King Dancer Pose


This is a pose that requires a bit more coordination, however one does not improve in anything if one does not try.  Therefore, please do try this!

Improving the balance is one obvious benefit. This pose is also a backbend. However the shoulder opening component takes place when the yogi holds onto the foot with one or both hands.  

A strap is helpful because holding onto the foot can be challenging if the shoulders are tight.  Rather than writing this off as a "difficult pose", get the benefits using a strap!

  1. Secure the strap on your right foot or right ankle. As a suggestion, have the buckle part of the strap on the sides or the top of the foot. If the strap is around the ankle, position the buckle in front or to the sides.
  2. Ground down with your left foot. Bend the right knee, hold on to the strap with both hands, and raise your arms above your head.
  3. Begin pulling upwards on the strap to raise the right foot higher and higher. You should already feel a stretch in the chest, shoulders, and upper back area.  
  4. As you are pulling upwards, try to keep your elbows pointing upwards, toward the ceiling or sky. This is the shoulder opener aspect of this pose.  
  5. Stay in this pose for several breaths, and then release the right foot down. 
  6. Undo the strap on the right foot, move to the left, and have fun!

In step 4, I mention keeping the elbows pointing upwards. If you have difficulty doing this, don't worry because that is totally normal. That's what happens when you have tight shoulders :-)  As your shoulder flexibility improves, you'll find that you can keep your elbows up. 

Also, while the elbows staying up looks nice, it is not the goal. Focus on the relief you feel, rather than appearance.  


Forearm Balance/Dolphin Pose

While forearm balance and dolphin do well to strengthen the shoulder structure, these poses also open the shoulders.   

Ideally (I know...enough with the ideals already!) the elbows are shoulder-width distance apart. The rest of the forearm remains parallel to each other.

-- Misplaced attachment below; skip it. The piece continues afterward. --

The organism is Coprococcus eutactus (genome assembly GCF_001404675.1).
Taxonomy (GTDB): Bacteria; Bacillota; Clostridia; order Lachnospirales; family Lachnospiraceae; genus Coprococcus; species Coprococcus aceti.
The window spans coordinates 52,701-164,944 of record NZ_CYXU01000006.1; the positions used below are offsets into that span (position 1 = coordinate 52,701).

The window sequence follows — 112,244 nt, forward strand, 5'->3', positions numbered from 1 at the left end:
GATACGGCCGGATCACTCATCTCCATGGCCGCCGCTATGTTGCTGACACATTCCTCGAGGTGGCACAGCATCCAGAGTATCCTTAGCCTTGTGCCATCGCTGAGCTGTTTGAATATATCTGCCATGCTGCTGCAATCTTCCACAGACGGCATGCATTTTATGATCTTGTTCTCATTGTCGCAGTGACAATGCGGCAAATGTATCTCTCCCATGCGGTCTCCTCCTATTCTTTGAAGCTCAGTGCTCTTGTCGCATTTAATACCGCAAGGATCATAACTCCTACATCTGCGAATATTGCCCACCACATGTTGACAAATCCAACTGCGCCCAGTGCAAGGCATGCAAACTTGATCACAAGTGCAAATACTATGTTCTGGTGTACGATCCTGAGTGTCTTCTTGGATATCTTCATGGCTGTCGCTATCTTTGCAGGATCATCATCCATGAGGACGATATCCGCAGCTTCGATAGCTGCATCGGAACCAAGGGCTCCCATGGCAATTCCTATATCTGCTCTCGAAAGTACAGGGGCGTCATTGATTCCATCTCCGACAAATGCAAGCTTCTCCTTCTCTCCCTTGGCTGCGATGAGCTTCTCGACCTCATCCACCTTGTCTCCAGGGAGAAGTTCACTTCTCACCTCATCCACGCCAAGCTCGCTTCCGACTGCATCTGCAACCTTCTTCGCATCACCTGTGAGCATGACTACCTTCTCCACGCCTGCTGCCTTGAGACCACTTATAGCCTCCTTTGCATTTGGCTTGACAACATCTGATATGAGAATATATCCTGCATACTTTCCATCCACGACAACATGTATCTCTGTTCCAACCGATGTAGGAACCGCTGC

However, if you have tight shoulders (and I am in the tight shoulder club) one of three things will most likely happen in the forearm placement:

  1. Elbows start to move wider than shoulder-width distance.
  2. The palms start to move toward each other, which results in a pyramid shape forearm placement rather than parallel.
  3. Both 1 and 2 happen.

The benefit of doing this pose is that the shoulders open, which reduces or eliminates the instance of 1, 2, or 3 happening. A strap can assist with keeping the elbows in place, which further encourages proper form and maximizes the shoulder opening benefits.  

Again, what matters is the function (opening the shoulders), not the shape.  

Here is how to approach dolphin pose/forearm balance:

  1. Begin standing. 
  2. Secure the strap around the middle of the triceps (back of the arms). The strap should be shoulder-width distance apart. To measure the shoulder-width distance, stack your forearms. Your middle finger and elbow should be lined up. There are other ways to measure shoulder-width, however I think what I mentioned is the easiest.  
  3. Come down to your knees and place your forearms on the mat. This is where you can best tell if your elbows are shoulder-width and if the strap is secured properly. If you have a traditional strap, you might make tighten or loosen at the buckle to get the right distance.
  4. Curl the toes under and begin to straighten the legs, like you would when approaching downward facing dog. You should start to feel the shoulder opening.
  5. Walk your feet towards your face while pressing the floor away with your forearms. It is important to not sag in the shoulders, which is why pressing is key.
  6. At this point, you are already experiencing the benefits. If you'd like to experience the benefits a different way, let's proceed to the forearm balance.  
  7. Raise your favorite leg toward the ceiling or sky. Try to keep your big toe pointing toward the ground rather than out to the side.
  8. Start to kick up. When you catch a balance continue to press the floor away, giving you more control of the balance.  

I'll discuss this pose (forearm balance) in greater detail, in later posts.  

Don't let tight shoulders limit you! The next time you enter a yoga class or go to the gym, grab a strap.  Not taking a class?  Try these poses or movements anyway!  

For additional questions or if you are interested in private yoga and fitness sessions, please contact me.  Skype and Facetime are always available when in-person interaction is not.